Interesting follow-up on the "Don't Tase Me, Bro" Debacle... it seems Andrew Meyer deserved a good electric shock as suspected.
University Of Florida Police Cleared In Use Of Taser On Student
GAINESVILLE, Fla. -- University of Florida police were justified in using a Taser against a student who refused to stop questioning Sen. John Kerry on campus last month, according to a state investigation released Wednesday.
Some had questioned the use of force in using the stun gun against student Andrew Meyer, leading to the investigation by the Florida Department of Law Enforcement. A summary of the agency's report was released Wednesday. (PDF: Read Full Report)
The report details a campus incident involving Meyer on Sept. 11, a week before the Kerry event, that investigators state shed light on the student's "mindset." During the Sept. 11 incident, a groundskeeper reported seeing Meyer argue on campus with supporters of former New York Mayor Rudy Giuliani's presidential bid. The groundskeeper told investigators he heard Meyer tell a friend "if he liked what he had seen ... that he should go to the Kerry speech and he would really see a show."
The report then details the Taser incident at the Kerry speech. According to the report, the events unfolded like this:
Meyer forced his way to a microphone after organizers already had announced that another person's question was going to be the last one. Meyer then began giving a speech that used a crass term for oral sex in referencing President Bill Clinton's impeachment. An organizer gave a signal for the microphone to be cut off.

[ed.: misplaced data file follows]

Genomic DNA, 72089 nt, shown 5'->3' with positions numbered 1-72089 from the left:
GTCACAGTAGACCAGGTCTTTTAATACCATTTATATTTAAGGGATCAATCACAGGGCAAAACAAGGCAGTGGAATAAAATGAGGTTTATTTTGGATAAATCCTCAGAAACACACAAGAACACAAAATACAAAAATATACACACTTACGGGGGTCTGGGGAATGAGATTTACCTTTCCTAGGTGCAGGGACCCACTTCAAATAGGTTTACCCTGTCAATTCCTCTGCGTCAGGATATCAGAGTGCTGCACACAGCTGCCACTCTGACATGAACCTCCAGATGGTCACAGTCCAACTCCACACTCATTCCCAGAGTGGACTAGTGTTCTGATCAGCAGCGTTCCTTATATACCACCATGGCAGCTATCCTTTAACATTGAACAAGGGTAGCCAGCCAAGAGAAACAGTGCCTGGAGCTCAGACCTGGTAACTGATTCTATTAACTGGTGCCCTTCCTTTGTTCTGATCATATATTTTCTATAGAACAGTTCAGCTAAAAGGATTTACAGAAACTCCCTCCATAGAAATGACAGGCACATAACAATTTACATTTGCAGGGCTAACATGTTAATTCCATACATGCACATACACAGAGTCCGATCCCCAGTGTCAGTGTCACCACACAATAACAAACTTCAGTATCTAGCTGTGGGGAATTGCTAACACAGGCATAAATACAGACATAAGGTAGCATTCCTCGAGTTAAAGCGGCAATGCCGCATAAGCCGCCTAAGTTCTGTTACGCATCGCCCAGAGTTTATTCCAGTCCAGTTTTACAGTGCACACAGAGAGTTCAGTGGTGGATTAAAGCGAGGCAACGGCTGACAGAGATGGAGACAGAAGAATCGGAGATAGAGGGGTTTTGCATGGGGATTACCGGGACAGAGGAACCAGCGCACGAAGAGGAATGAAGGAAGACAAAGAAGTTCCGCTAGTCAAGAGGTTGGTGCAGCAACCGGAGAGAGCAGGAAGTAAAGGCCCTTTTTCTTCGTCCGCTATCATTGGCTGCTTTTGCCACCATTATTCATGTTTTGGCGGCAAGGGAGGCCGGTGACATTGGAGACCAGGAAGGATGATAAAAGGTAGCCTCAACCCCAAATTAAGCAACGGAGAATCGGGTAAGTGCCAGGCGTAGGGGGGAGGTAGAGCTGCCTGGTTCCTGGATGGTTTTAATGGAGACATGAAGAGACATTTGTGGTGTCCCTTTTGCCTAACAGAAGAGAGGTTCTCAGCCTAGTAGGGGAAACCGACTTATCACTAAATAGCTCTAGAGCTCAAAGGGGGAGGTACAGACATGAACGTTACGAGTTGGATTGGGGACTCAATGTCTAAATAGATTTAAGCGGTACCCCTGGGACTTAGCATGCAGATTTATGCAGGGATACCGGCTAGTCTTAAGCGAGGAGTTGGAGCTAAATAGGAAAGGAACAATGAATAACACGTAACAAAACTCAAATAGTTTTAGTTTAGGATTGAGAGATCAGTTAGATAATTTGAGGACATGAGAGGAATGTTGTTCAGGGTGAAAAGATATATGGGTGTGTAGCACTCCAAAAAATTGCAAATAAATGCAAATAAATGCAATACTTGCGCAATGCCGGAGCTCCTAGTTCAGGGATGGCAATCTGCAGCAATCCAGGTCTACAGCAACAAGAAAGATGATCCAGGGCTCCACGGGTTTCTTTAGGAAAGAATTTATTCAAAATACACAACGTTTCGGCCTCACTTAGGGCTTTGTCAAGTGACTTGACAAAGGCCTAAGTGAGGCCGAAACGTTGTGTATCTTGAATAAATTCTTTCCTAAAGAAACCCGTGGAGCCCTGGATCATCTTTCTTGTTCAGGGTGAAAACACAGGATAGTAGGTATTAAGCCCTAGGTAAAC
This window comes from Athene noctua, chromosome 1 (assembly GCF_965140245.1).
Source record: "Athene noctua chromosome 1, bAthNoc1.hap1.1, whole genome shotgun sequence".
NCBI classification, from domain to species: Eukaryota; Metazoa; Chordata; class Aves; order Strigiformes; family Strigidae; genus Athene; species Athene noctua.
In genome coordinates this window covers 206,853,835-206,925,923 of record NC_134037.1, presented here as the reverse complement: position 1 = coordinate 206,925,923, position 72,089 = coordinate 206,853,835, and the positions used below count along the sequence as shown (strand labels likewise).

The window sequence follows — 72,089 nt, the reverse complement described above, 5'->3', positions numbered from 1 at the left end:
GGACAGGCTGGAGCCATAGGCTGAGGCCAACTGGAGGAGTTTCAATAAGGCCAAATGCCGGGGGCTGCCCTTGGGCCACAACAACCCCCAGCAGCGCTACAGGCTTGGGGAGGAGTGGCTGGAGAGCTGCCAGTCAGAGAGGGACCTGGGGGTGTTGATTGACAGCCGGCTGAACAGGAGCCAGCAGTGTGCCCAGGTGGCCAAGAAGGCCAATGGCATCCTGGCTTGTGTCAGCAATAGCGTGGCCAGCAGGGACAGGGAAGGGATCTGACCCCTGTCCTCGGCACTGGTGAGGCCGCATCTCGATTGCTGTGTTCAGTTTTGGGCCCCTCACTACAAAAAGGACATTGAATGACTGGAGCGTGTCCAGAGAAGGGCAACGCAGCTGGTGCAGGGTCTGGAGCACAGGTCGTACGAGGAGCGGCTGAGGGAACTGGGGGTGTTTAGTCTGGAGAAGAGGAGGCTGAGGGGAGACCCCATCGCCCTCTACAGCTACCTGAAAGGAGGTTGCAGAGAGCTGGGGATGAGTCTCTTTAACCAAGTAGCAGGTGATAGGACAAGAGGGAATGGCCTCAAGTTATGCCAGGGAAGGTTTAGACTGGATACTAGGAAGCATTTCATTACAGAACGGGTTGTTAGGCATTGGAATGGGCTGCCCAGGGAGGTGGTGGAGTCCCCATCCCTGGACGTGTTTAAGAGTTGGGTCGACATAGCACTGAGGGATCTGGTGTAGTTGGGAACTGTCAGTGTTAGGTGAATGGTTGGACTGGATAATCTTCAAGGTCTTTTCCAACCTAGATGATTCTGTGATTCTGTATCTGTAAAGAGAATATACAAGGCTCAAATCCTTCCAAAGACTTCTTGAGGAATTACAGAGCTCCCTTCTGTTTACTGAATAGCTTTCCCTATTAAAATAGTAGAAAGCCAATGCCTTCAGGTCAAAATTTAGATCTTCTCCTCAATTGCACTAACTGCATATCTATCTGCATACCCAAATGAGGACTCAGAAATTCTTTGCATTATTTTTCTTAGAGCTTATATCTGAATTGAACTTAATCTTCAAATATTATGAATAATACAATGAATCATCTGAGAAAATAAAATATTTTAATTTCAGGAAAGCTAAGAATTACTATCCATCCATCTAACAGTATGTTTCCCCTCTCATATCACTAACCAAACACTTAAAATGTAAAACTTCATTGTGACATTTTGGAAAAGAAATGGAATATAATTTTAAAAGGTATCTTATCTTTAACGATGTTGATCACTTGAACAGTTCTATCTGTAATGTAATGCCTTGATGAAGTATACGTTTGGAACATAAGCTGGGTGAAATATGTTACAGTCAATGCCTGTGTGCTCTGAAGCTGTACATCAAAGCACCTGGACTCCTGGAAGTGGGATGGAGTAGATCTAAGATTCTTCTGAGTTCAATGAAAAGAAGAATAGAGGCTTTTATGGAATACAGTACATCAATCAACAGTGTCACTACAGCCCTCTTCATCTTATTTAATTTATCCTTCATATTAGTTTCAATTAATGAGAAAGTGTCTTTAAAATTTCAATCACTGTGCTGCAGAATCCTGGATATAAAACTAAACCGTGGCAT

Then, officers approached, intending to escort Meyer from the building. Meyer refused to go along and attempted to break away from the officers. Other officers stepped in to help as Meyer continued to resist. Sgt. Eddie King tried to use his Taser on Meyer, but the unit malfunctioned. Officer Nicole Mallo then applied her Taser for five seconds.
The report states that officers did not want to use pepper spray on Meyer because the room was crowded with spectators. They also concluded during the incident that using force to restrain Meyer might have hurt him more than a Taser.
"In short, the FDLE determined that our officers acted well within state guidelines," university President Bernie Machen said in a letter to students, faculty and staff.
Two officers who were placed on administrative leave pending the outcome of the investigation were reinstated Wednesday, Machen said.
Rob Griscti, Meyer's attorney, said he had not yet reviewed the report and had no immediate comment. The journalism major is known for posting practical jokes online on his Web site.
The scuffle between Meyer and police started during the Sept. 17 speech by Kerry when Meyer refused to leave the microphone after his allotted time was up, police said. The videotaped altercation and Meyer's cries of "Don't Tase me bro!" were played frequently on the Internet.
The report says the officers' intent was to escort Meyer from the auditorium, but he broke away and refused to follow the officers' instructions.
"Officers decide not to escalate to hard empty hand strikes, kicks, knees or baton ... (it) would have looked like the officers were beating Meyer into submission," the report said.
The report, which has Meyer's name and that of other students blacked out, said the officers did what was necessary to control the student.
"Our purpose is, and has always been, to ensure a civil and safe environment where the many types of campus activities and open discourse can occur," said Police Chief Linda Stump.
Meyer has been charged by police for resisting an officer and disturbing the peace, but the State Attorney's Office has not yet decided whether to file formal charges.
Spencer Mann, a spokesman for the State Attorney's Office, said the decision may be made some time next week
Renovating a House Made Entirely of Wood
4 days ago